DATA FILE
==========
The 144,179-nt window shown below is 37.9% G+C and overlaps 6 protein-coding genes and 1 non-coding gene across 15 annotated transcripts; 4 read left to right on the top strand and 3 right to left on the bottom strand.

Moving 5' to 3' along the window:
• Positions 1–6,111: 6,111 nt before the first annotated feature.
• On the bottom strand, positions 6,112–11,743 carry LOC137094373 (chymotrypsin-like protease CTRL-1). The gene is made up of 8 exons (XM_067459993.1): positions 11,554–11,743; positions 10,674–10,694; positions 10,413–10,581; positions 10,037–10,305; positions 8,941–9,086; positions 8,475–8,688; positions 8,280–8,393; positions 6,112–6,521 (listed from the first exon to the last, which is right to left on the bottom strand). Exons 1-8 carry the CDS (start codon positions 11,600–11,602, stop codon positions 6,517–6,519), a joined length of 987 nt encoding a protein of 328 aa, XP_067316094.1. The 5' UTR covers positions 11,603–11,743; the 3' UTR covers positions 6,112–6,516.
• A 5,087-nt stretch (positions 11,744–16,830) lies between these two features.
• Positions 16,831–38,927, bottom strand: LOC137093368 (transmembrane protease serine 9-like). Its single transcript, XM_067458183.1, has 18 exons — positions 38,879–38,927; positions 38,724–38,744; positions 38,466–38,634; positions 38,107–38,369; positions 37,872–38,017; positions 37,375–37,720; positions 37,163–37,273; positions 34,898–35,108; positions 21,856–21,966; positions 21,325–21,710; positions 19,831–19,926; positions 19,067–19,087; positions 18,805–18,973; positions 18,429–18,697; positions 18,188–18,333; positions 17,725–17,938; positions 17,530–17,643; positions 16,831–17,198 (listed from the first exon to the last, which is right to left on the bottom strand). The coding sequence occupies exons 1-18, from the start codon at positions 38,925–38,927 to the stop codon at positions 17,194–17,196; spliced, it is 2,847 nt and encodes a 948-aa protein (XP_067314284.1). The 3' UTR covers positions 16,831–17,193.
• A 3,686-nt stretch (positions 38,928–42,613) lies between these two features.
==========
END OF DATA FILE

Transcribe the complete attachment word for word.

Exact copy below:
The 144,179-nt window shown below is 37.9% G+C and overlaps 6 protein-coding genes and 1 non-coding gene across 15 annotated transcripts; 4 read left to right on the top strand and 3 right to left on the bottom strand.

Moving 5' to 3' along the window:
• Positions 1–6,111: 6,111 nt before the first annotated feature.
• On the bottom strand, positions 6,112–11,743 carry LOC137094373 (chymotrypsin-like protease CTRL-1). The gene is made up of 8 exons (XM_067459993.1): positions 11,554–11,743; positions 10,674–10,694; positions 10,413–10,581; positions 10,037–10,305; positions 8,941–9,086; positions 8,475–8,688; positions 8,280–8,393; positions 6,112–6,521 (listed from the first exon to the last, which is right to left on the bottom strand). Exons 1-8 carry the CDS (start codon positions 11,600–11,602, stop codon positions 6,517–6,519), a joined length of 987 nt encoding a protein of 328 aa, XP_067316094.1. The 5' UTR covers positions 11,603–11,743; the 3' UTR covers positions 6,112–6,516.
• A 5,087-nt stretch (positions 11,744–16,830) lies between these two features.
• Positions 16,831–38,927, bottom strand: LOC137093368 (transmembrane protease serine 9-like). Its single transcript, XM_067458183.1, has 18 exons — positions 38,879–38,927; positions 38,724–38,744; positions 38,466–38,634; positions 38,107–38,369; positions 37,872–38,017; positions 37,375–37,720; positions 37,163–37,273; positions 34,898–35,108; positions 21,856–21,966; positions 21,325–21,710; positions 19,831–19,926; positions 19,067–19,087; positions 18,805–18,973; positions 18,429–18,697; positions 18,188–18,333; positions 17,725–17,938; positions 17,530–17,643; positions 16,831–17,198 (listed from the first exon to the last, which is right to left on the bottom strand). The coding sequence occupies exons 1-18, from the start codon at positions 38,925–38,927 to the stop codon at positions 17,194–17,196; spliced, it is 2,847 nt and encodes a 948-aa protein (XP_067314284.1). The 3' UTR covers positions 16,831–17,193.
• A 3,686-nt stretch (positions 38,928–42,613) lies between these two features.